Mount Sinai's Victoria Johnson scored her 1,000th point in the Mustangs' first-round Class A playoff loss to Harborfields on Feb. 13. Photo by Bill Landon

By Bill Landon

Harborfields enjoyed a 22-point lead midway through the third quarter, and despite Mount Sinai rallying to close within seven points with just over two minutes left in the game, the Tornadoes’ girls’ basketball team closed with a late surge of its own, to claim a 58-47 victory in the opening round of the Class A playoffs Saturday morning.

Mount Sinai led 13-12 after eight minutes, but managed just four points to Harborfields’ 19 in the second.

Harborfields' Christiana de Borja gets fouled by Mount Sinai's Olivia Williams during the Tornadoes' 58-47 win over the Mustangs in the opening round of the Class A playoffs on Feb. 13. Photo by Bill Landon
Harborfields’ Christiana de Borja gets fouled by Mount Sinai’s Olivia Williams. Photo by Bill Landon

Harborfields point guard Christiana de Borja had the hot hand through the first half, as she drove the lane and muscled her way to the rim, drawing fouls along the way. The five-foot, two-inch junior tallied 13 points over the two quarters.

As Mount Sinai double-teamed de Borja, the Mustangs left the lane opened for Harborfields sophomore guard Erin Tucker, who netted four field goals and a free-throw to add nine more points to the Tornadoes’ 31-17 halftime advantage.

“We always play Mount Sinai in other sports, so we know not to underestimate them, and they came out very strong in the first quarter,” Tucker said. “It’s what we expected. They had a tough second quarter, but we knew they’d come back.”

Three-pointers were flying to open the third quarter, as de Borja banked a pair and Mount Sinai junior guard Victoria Johnson swished her second and third of the game, but still, the Tornadoes edged ahead 43-28 to begin the final quarter.

Harborfields' Falyn Dwyer attempts a jumper. Photo by Bill Landon
Harborfields’ Falyn Dwyer attempts a jumper. Photo by Bill Landon

The Mustangs opened the last eight minutes with two fast breaks that paid dividends for Johnson, who was fouled while shooting, and calmly swished both. The back end marked her 1,000th point of her varsity career.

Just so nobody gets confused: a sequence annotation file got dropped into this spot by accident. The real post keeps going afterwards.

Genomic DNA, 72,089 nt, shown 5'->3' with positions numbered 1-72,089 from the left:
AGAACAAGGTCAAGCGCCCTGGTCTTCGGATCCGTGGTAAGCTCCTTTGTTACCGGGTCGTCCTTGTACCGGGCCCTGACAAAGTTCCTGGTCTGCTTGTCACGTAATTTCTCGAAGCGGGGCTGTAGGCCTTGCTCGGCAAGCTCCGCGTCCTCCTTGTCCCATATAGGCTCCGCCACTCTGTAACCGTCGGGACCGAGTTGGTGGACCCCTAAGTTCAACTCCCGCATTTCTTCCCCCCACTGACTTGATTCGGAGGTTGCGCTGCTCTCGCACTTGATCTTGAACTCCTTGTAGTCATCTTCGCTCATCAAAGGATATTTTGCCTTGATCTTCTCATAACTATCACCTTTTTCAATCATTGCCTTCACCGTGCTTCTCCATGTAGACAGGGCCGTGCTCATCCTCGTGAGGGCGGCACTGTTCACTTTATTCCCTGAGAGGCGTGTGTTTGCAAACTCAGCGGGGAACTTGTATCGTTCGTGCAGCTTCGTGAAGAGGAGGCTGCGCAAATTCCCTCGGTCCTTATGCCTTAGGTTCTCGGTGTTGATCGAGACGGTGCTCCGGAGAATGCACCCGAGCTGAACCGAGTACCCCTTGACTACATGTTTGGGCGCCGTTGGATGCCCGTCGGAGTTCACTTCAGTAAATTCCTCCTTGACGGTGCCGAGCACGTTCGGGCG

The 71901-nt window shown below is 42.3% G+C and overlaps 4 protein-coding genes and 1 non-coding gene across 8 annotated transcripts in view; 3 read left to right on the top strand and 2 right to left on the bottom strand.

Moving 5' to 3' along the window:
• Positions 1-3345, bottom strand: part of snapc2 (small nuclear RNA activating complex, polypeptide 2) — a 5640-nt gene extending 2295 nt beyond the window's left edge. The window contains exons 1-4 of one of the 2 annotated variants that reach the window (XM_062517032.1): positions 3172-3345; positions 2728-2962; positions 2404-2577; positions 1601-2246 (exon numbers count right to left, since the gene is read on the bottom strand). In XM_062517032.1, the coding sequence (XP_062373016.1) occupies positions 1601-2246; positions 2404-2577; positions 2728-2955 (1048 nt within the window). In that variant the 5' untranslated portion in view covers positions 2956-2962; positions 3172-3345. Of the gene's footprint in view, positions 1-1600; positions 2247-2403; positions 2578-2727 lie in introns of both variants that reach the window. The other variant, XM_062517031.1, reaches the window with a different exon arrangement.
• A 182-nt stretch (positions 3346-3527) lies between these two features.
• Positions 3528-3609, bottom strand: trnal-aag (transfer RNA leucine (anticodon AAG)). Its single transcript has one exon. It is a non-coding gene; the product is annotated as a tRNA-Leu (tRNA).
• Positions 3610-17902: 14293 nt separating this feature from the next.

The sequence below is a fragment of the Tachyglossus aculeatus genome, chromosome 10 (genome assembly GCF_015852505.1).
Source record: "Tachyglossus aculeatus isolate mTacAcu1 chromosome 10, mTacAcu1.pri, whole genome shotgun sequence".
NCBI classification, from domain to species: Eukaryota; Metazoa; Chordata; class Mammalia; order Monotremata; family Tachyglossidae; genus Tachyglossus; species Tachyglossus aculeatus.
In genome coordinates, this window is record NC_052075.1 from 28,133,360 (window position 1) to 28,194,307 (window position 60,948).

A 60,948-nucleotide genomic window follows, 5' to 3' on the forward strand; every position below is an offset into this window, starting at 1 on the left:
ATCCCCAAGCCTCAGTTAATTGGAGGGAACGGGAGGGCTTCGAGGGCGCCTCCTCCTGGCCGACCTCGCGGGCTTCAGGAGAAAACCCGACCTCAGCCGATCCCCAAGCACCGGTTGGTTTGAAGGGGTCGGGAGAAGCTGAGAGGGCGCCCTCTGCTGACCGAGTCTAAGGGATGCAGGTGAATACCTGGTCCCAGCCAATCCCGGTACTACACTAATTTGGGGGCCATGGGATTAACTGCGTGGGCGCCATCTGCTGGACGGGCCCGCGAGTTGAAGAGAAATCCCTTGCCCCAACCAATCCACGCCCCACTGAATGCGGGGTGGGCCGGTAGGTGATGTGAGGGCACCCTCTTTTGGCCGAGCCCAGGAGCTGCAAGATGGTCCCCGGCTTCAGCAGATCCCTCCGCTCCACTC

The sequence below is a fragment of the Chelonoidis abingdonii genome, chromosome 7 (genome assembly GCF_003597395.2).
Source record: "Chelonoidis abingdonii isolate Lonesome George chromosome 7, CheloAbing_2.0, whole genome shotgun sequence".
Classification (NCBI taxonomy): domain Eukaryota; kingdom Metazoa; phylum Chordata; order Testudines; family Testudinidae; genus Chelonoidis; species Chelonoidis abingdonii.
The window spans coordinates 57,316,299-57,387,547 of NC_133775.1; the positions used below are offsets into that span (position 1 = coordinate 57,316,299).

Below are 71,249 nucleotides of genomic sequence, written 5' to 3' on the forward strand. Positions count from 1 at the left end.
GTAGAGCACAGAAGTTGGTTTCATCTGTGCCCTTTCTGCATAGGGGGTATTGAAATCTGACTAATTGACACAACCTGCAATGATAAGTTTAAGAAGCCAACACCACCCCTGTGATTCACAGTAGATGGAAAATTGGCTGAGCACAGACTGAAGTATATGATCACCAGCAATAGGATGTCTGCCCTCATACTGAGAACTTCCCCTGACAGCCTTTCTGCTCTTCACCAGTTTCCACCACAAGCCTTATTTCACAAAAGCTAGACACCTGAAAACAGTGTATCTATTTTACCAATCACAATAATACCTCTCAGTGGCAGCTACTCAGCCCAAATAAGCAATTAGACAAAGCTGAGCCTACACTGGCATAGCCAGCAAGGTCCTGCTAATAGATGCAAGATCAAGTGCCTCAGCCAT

“They’re really tough on defense,” Johnson said of Harborfields. “We ran on them because they’re a very fast team and they were going to try to stop us in the middle. We had one rough quarter, but we gave it our best. We’re a young team so we’ll make a run next year.”

She’s the first basketball player to score 1,000 points as a Mustang.

“That is truly an amazing accomplishment,” Mount Sinai head coach Michael Pappalardo said. “We are so proud of her.”

Tucker netted two more points at the free-throw line for the Tornadoes, to again make it an 11-point game.

Mount Sinai inbounded the ball, throwing it the length of the court, where freshman guard Margaret Kopcienski gained possession and, with a spin move, found the rim to trim the deficit back to nine points.

Mount Sinai junior center Veronica Venezia made here presence known down low as the she muscled her way to the rim on a put-back to help her team trail by seven with 1:41 left in the game, but the Mustangs would not come any closer.

“The second quarter is where we got hurt, but we’re graduating two seniors and we’re returning 12 — including all five starters — so we’re looking forward to the off-season,” Pappalardo said. “[Harborfields has] great players, and to be with them in the final minutes makes me proud of our team.”

Mount Sinai's Gabby Sartori drives the lane. Photo by Bill Landon
Mount Sinai’s Gabby Sartori drives the lane. Photo by Bill Landon

In a foul-riddled final minute, both teams traded points at the charity stripe. Mount Sinai’s Gabby Sartori went to the line shooting three, and the ninth-grade guard swished all of her opportunities.

“They were very good, and we knew they were going to come up strong on defense,” Sartori said. “I was getting face-guarded the whole time, but my team knew what to do. We gave it all we had; we rose the challenge — last year we came here and lost by 30.”

With six seconds left, de Borja, who led her team in scoring with 23 points, put the final points on the scoreboard off of free throws. Tucker finished the game with 12 points.

Atop the leaderboard for Mount Sinai was Johnson with 16 points, followed by Sartori, who sank 13.

“They spotted us 22 points, and we knew they would come back because they have a lot of talented players, but I thought our kids had the resolve to make the big plays to stop those runs,” Harborfields head coach Glenn Lavey said. “Any time we see trouble we get the ball to Christiana de Borja, and having her on the floor is like a security blanket. As much as they were cutting into our lead, I knew we had Chris de Borja on the court.”